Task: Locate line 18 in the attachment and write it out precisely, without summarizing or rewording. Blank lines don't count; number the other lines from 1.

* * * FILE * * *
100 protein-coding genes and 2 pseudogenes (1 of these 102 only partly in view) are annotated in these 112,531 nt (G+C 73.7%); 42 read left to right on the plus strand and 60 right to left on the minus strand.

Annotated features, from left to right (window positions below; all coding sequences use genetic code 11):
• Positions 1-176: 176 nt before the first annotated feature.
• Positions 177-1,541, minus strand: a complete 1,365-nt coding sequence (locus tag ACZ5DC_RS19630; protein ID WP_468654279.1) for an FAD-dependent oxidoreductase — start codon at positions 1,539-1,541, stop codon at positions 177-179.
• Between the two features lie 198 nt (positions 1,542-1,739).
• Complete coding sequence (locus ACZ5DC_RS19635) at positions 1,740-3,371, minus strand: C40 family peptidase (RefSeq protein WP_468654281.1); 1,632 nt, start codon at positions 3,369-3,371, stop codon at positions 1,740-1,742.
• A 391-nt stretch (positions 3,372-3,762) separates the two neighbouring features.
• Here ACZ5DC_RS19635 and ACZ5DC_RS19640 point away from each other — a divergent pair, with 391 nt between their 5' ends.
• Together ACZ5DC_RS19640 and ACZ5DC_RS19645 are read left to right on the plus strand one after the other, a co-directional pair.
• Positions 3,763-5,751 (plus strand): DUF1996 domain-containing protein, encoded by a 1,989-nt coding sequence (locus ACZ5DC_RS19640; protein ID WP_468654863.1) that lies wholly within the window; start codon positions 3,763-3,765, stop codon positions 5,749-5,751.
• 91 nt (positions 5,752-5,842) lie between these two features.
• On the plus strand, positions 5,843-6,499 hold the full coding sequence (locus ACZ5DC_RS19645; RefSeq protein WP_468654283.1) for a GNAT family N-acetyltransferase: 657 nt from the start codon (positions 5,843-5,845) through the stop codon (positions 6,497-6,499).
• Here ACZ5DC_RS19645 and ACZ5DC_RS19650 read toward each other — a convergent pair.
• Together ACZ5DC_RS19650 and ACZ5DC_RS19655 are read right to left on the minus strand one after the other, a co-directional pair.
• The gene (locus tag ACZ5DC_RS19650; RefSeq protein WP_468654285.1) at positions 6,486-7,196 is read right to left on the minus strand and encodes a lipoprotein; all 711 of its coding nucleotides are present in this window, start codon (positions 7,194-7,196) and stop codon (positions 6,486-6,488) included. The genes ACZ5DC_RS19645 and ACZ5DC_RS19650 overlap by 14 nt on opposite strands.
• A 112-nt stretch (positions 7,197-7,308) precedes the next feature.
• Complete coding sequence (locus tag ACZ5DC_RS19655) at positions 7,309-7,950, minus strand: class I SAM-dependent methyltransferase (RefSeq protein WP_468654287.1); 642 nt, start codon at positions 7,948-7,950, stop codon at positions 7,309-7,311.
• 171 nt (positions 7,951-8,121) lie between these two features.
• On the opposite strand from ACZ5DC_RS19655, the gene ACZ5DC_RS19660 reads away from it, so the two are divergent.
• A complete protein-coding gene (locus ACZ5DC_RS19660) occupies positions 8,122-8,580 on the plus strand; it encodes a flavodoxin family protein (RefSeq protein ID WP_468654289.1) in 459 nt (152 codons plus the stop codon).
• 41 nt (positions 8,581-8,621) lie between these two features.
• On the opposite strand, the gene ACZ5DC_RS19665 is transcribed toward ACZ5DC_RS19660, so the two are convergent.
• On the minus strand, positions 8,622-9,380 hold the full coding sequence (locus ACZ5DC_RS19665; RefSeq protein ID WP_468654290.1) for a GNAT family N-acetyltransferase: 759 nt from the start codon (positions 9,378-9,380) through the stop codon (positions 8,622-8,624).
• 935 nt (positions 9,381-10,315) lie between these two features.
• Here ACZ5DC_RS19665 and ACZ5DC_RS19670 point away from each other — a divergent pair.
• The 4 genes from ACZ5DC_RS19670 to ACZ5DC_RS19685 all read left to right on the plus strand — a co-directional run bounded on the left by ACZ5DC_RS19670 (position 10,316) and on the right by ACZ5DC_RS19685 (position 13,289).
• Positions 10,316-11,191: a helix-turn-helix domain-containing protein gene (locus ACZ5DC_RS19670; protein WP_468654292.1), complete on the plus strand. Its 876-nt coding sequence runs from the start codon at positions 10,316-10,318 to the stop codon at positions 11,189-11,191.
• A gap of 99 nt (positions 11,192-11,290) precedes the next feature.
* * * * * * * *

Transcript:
• 171 nt (positions 7,951-8,121) lie between these two features.